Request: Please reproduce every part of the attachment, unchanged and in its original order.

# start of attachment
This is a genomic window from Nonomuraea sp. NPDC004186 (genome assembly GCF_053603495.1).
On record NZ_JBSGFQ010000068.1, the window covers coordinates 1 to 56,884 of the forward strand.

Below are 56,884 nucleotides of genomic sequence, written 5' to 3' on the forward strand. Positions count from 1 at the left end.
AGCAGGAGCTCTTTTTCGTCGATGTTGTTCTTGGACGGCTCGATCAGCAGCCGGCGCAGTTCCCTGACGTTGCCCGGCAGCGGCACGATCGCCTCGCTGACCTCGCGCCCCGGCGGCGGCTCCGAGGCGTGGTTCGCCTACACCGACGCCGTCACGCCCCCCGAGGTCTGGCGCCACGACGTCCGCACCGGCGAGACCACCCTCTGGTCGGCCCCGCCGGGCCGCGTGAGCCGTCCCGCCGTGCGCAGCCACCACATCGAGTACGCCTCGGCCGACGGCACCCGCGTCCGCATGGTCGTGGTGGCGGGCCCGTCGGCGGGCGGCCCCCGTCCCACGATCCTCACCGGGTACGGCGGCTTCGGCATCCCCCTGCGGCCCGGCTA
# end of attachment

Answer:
This is a genomic window from Nonomuraea sp. NPDC004186 (genome assembly GCF_053603495.1).
On record NZ_JBSGFQ010000068.1, the window covers coordinates 1 to 56,884 of the forward strand.

Below are 56,884 nucleotides of genomic sequence, written 5' to 3' on the forward strand. Positions count from 1 at the left end.
AGCAGGAGCTCTTTTTCGTCGATGTTGTTCTTGGACGGCTCGATCAGCAGCCGGCGCAGTTCCCTGACGTTGCCCGGCAGCGGCACGATCGCCTCGCTGACCTCGCGCCCCGGCGGCGGCTCCGAGGCGTGGTTCGCCTACACCGACGCCGTCACGCCCCCCGAGGTCTGGCGCCACGACGTCCGCACCGGCGAGACCACCCTCTGGTCGGCCCCGCCGGGCCGCGTGAGCCGTCCCGCCGTGCGCAGCCACCACATCGAGTACGCCTCGGCCGACGGCACCCGCGTCCGCATGGTCGTGGTGGCGGGCCCGTCGGCGGGCGGCCCCCGTCCCACGATCCTCACCGGGTACGGCGGCTTCGGCATCCCCCTGCGGCCCGGCTA